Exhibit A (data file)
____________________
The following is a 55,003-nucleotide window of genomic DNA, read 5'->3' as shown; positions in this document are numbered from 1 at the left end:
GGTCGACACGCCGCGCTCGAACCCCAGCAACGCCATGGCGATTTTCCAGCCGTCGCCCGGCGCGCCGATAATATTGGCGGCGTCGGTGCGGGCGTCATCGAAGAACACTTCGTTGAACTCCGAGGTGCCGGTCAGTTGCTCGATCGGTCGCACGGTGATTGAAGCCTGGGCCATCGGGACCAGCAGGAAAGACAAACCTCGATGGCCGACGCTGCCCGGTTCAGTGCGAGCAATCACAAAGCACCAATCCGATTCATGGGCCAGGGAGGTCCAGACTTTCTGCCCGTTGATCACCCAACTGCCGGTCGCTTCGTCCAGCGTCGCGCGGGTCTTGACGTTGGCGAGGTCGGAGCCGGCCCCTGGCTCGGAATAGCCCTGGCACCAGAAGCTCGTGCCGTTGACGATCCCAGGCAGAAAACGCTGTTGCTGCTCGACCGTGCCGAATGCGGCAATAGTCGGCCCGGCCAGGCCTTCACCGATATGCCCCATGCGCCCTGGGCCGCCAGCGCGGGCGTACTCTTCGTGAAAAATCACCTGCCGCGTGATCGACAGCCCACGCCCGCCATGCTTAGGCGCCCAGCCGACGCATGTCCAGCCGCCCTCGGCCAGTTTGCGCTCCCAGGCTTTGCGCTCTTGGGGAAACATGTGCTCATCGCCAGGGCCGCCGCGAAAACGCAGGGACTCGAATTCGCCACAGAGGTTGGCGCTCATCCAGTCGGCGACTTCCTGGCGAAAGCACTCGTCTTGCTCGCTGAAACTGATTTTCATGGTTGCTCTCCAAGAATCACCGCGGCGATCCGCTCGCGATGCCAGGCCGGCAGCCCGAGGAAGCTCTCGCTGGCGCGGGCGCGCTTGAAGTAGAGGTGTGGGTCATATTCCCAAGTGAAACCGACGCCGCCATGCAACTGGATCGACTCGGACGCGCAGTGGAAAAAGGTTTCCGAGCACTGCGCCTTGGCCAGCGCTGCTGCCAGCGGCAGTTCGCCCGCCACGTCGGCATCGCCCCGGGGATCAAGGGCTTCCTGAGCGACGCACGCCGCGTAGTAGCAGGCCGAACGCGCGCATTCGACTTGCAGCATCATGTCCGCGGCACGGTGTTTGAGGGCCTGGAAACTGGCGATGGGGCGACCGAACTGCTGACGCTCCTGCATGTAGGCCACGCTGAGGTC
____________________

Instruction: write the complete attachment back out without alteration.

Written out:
The following is a 55,003-nucleotide window of genomic DNA, read 5'->3' as shown; positions in this document are numbered from 1 at the left end:
GGTCGACACGCCGCGCTCGAACCCCAGCAACGCCATGGCGATTTTCCAGCCGTCGCCCGGCGCGCCGATAATATTGGCGGCGTCGGTGCGGGCGTCATCGAAGAACACTTCGTTGAACTCCGAGGTGCCGGTCAGTTGCTCGATCGGTCGCACGGTGATTGAAGCCTGGGCCATCGGGACCAGCAGGAAAGACAAACCTCGATGGCCGACGCTGCCCGGTTCAGTGCGAGCAATCACAAAGCACCAATCCGATTCATGGGCCAGGGAGGTCCAGACTTTCTGCCCGTTGATCACCCAACTGCCGGTCGCTTCGTCCAGCGTCGCGCGGGTCTTGACGTTGGCGAGGTCGGAGCCGGCCCCTGGCTCGGAATAGCCCTGGCACCAGAAGCTCGTGCCGTTGACGATCCCAGGCAGAAAACGCTGTTGCTGCTCGACCGTGCCGAATGCGGCAATAGTCGGCCCGGCCAGGCCTTCACCGATATGCCCCATGCGCCCTGGGCCGCCAGCGCGGGCGTACTCTTCGTGAAAAATCACCTGCCGCGTGATCGACAGCCCACGCCCGCCATGCTTAGGCGCCCAGCCGACGCATGTCCAGCCGCCCTCGGCCAGTTTGCGCTCCCAGGCTTTGCGCTCTTGGGGAAACATGTGCTCATCGCCAGGGCCGCCGCGAAAACGCAGGGACTCGAATTCGCCACAGAGGTTGGCGCTCATCCAGTCGGCGACTTCCTGGCGAAAGCACTCGTCTTGCTCGCTGAAACTGATTTTCATGGTTGCTCTCCAAGAATCACCGCGGCGATCCGCTCGCGATGCCAGGCCGGCAGCCCGAGGAAGCTCTCGCTGGCGCGGGCGCGCTTGAAGTAGAGGTGTGGGTCATATTCCCAAGTGAAACCGACGCCGCCATGCAACTGGATCGACTCGGACGCGCAGTGGAAAAAGGTTTCCGAGCACTGCGCCTTGGCCAGCGCTGCTGCCAGCGGCAGTTCGCCCGCCACGTCGGCATCGCCCCGGGGATCAAGGGCTTCCTGAGCGACGCACGCCGCGTAGTAGCAGGCCGAACGCGCGCATTCGACTTGCAGCATCATGTCCGCGGCACGGTGTTTGAGGGCCTGGAAACTGGCGATGGGGCGACCGAACTGCTGACGCTCCTGCATGTAGGCCACGCTGAGGTC